America’s Fr. James Martin and David Gibson at politics daily have two excellent posts today on the argument over whether or not Mother (now Blessed for you, ecclesiastical types) Teresa belongs on a U.S. Postage stamp.
The argument is seems stems from the law stating that “Stamps or stationery items shall not be issued to honor religious institutions or individuals whose principal achievements are associated with religious undertakings or beliefs.”
Fair enough, I suppose. I certainly wouldn’t want to see Pat Robertson or even Joel Osteen on a stamp any time soon.
Fr. Martin points out that both Dr. Martin Luther King was a Baptist minister and Fr. Flanagan of Boys Town were both issued a stamp. Officials say they were not known primarily as “religious leaders.” I’d argue that the deep faith of both men is what drove them to effect secular culture in both of their walks of life. To say otherwise, is indeed to denigrate their religious experience.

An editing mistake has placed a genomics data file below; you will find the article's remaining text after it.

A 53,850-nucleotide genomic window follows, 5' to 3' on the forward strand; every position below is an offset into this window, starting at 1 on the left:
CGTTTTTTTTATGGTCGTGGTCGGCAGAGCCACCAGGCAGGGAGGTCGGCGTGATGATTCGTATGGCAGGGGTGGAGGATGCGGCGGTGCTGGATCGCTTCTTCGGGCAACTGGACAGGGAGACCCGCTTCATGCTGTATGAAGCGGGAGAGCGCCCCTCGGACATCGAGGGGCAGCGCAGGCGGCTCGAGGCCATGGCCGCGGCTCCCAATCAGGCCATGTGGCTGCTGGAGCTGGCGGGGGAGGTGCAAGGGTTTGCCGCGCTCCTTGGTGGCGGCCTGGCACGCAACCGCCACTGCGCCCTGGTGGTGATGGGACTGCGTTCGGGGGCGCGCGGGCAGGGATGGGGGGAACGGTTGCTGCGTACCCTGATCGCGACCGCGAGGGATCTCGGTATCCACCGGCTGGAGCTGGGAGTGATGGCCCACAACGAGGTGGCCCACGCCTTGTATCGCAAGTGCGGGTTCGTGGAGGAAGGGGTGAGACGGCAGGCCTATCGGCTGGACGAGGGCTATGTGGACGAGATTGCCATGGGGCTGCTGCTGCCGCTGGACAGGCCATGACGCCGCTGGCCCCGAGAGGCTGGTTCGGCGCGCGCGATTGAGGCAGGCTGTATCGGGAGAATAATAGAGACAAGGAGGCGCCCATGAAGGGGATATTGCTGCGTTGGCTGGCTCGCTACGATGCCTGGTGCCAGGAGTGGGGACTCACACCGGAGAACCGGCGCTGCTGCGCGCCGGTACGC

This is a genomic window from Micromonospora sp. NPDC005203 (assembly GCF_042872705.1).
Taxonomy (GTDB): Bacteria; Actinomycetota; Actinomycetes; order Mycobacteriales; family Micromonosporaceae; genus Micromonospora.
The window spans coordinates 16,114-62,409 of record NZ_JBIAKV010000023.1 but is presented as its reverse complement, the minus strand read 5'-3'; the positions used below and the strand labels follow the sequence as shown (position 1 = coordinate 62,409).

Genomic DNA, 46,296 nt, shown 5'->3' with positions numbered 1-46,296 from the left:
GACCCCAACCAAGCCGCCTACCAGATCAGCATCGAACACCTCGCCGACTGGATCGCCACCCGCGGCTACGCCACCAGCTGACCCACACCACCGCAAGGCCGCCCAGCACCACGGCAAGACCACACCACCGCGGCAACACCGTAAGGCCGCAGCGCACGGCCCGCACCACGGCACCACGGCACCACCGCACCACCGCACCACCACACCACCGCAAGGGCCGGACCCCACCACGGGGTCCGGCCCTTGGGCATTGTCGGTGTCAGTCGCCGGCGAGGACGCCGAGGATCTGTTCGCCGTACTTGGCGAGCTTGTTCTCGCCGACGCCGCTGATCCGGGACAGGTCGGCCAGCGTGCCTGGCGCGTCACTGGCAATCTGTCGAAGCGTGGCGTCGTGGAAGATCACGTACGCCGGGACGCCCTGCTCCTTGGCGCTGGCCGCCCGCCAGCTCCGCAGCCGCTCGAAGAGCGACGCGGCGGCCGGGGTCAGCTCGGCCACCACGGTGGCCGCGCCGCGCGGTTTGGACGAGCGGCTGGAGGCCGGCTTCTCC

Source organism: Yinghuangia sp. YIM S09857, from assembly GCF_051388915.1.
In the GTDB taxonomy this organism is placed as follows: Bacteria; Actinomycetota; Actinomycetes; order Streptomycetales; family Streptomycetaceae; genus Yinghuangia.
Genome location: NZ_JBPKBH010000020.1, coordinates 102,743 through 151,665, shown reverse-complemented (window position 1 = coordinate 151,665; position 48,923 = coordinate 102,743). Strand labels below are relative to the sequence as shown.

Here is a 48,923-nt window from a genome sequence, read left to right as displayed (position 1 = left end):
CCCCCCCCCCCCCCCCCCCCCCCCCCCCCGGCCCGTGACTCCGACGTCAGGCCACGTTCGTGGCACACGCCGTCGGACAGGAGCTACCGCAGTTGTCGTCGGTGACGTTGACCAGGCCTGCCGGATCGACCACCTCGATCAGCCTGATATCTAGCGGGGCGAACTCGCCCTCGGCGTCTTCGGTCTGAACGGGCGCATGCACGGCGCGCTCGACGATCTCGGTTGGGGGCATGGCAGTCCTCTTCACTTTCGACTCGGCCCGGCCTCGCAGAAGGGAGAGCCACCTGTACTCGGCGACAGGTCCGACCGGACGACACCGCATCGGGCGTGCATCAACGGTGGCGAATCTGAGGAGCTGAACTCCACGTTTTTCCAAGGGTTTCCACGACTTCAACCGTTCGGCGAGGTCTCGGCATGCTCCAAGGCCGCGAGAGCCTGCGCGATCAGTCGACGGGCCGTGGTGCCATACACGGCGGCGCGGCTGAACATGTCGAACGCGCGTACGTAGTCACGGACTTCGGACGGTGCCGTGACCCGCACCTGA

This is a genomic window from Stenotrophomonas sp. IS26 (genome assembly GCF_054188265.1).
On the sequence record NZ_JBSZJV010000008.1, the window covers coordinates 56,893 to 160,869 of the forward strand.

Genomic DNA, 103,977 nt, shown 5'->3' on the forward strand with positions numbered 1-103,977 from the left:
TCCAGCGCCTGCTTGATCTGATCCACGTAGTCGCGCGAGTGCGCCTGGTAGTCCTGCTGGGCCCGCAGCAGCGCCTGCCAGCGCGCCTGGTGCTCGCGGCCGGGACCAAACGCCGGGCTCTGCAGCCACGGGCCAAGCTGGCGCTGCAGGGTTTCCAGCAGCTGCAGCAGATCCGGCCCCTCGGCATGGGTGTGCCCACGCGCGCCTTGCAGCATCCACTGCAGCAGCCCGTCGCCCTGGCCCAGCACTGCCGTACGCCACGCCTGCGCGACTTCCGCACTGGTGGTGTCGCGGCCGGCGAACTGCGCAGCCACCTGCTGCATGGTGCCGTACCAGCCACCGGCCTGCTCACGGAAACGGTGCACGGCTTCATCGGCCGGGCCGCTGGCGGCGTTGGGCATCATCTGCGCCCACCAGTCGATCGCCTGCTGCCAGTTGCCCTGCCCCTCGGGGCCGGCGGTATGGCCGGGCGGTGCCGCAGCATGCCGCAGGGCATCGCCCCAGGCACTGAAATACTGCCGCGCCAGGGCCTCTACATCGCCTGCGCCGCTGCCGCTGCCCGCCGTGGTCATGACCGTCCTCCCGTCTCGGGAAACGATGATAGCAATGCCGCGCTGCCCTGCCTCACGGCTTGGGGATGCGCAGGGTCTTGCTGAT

Gibson also points out that Mary is on a stamp every Christmas. But I guess she’s not religious either. You could even argue that Santa is really a saint who was a Bishop who provided dowries for the poor of his day.
How many letters do you send a year anyway? And if she doesn’t get on the stamp what’s stopping me from creating my own Mother Teresa stamp on Stamps.com anyway?
Here’s one place where India used their common sense and honored a woman well deserving of a postage stamp–and a whole lot more.